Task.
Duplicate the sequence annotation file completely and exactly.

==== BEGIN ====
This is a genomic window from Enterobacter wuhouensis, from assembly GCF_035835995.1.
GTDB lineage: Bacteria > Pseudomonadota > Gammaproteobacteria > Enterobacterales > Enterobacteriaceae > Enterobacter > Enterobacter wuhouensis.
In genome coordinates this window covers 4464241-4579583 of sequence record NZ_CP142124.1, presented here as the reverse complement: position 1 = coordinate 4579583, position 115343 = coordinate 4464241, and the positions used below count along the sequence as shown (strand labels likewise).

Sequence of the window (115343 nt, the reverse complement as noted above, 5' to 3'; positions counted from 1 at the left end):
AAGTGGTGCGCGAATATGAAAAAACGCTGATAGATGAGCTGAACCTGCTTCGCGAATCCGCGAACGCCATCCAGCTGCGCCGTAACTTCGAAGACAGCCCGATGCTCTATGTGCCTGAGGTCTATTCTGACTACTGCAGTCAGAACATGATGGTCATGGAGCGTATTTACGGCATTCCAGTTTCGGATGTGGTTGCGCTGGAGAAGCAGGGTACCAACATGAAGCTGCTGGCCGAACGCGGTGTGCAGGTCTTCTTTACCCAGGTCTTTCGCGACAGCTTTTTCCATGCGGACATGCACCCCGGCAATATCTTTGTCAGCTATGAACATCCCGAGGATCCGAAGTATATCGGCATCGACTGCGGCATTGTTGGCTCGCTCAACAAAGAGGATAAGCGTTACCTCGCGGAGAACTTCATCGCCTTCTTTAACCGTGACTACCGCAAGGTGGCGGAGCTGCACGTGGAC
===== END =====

This is a genomic window from Enterobacter wuhouensis, from assembly GCF_035835995.1.
GTDB lineage: Bacteria > Pseudomonadota > Gammaproteobacteria > Enterobacterales > Enterobacteriaceae > Enterobacter > Enterobacter wuhouensis.
In genome coordinates this window covers 4464241-4579583 of sequence record NZ_CP142124.1, presented here as the reverse complement: position 1 = coordinate 4579583, position 115343 = coordinate 4464241, and the positions used below count along the sequence as shown (strand labels likewise).

Sequence of the window (115343 nt, the reverse complement as noted above, 5' to 3'; positions counted from 1 at the left end):
AAGTGGTGCGCGAATATGAAAAAACGCTGATAGATGAGCTGAACCTGCTTCGCGAATCCGCGAACGCCATCCAGCTGCGCCGTAACTTCGAAGACAGCCCGATGCTCTATGTGCCTGAGGTCTATTCTGACTACTGCAGTCAGAACATGATGGTCATGGAGCGTATTTACGGCATTCCAGTTTCGGATGTGGTTGCGCTGGAGAAGCAGGGTACCAACATGAAGCTGCTGGCCGAACGCGGTGTGCAGGTCTTCTTTACCCAGGTCTTTCGCGACAGCTTTTTCCATGCGGACATGCACCCCGGCAATATCTTTGTCAGCTATGAACATCCCGAGGATCCGAAGTATATCGGCATCGACTGCGGCATTGTTGGCTCGCTCAACAAAGAGGATAAGCGTTACCTCGCGGAGAACTTCATCGCCTTCTTTAACCGTGACTACCGCAAGGTGGCGGAGCTGCACGTGGAC